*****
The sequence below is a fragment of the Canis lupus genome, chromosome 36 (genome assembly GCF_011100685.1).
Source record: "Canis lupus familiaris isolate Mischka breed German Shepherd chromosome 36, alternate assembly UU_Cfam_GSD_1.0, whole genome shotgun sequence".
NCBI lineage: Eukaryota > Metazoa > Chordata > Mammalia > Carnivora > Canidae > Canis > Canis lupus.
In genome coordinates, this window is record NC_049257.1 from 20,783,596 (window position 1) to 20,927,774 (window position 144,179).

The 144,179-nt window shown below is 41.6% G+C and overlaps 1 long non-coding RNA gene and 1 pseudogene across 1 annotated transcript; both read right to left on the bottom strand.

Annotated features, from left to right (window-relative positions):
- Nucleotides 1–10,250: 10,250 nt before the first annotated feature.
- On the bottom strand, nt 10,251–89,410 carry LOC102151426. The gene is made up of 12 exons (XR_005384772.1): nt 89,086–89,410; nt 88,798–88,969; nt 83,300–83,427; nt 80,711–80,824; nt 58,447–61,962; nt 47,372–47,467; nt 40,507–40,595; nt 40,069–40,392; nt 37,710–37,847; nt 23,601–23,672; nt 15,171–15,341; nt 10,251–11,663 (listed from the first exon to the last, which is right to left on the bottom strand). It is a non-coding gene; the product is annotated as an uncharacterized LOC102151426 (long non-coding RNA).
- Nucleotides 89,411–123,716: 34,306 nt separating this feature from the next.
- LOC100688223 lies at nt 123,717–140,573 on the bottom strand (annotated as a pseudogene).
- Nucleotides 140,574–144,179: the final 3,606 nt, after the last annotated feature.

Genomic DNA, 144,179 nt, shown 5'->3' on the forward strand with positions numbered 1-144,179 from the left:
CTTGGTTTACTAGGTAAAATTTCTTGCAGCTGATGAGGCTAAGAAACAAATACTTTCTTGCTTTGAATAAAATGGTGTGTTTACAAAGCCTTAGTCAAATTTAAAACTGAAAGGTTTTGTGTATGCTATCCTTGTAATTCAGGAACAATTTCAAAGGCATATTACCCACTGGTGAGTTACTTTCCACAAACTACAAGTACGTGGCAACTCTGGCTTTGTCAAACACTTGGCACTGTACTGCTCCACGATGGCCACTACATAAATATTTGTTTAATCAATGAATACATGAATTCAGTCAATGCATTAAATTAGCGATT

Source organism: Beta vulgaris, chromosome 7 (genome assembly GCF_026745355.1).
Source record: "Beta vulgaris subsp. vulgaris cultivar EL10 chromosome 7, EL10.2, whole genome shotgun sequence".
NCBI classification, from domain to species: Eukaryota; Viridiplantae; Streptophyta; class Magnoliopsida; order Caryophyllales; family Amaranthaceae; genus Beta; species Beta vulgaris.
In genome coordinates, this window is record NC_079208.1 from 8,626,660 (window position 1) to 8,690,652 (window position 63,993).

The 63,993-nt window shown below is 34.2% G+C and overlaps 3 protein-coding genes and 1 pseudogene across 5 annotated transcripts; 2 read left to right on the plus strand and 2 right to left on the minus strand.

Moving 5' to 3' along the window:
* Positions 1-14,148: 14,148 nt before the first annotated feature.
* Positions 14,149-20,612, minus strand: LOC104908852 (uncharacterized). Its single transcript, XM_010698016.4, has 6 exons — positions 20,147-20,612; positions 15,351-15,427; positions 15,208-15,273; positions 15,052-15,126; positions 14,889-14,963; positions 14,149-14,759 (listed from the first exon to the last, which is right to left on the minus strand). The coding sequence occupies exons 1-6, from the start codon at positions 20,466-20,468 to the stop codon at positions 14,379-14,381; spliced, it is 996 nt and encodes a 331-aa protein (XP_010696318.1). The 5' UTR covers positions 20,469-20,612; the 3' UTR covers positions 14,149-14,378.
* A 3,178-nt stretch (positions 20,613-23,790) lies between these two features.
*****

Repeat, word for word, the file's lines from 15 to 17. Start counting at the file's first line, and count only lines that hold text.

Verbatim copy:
Source record: "Beta vulgaris subsp. vulgaris cultivar EL10 chromosome 7, EL10.2, whole genome shotgun sequence".
NCBI classification, from domain to species: Eukaryota; Viridiplantae; Streptophyta; class Magnoliopsida; order Caryophyllales; family Amaranthaceae; genus Beta; species Beta vulgaris.
In genome coordinates, this window is record NC_079208.1 from 8,626,660 (window position 1) to 8,690,652 (window position 63,993).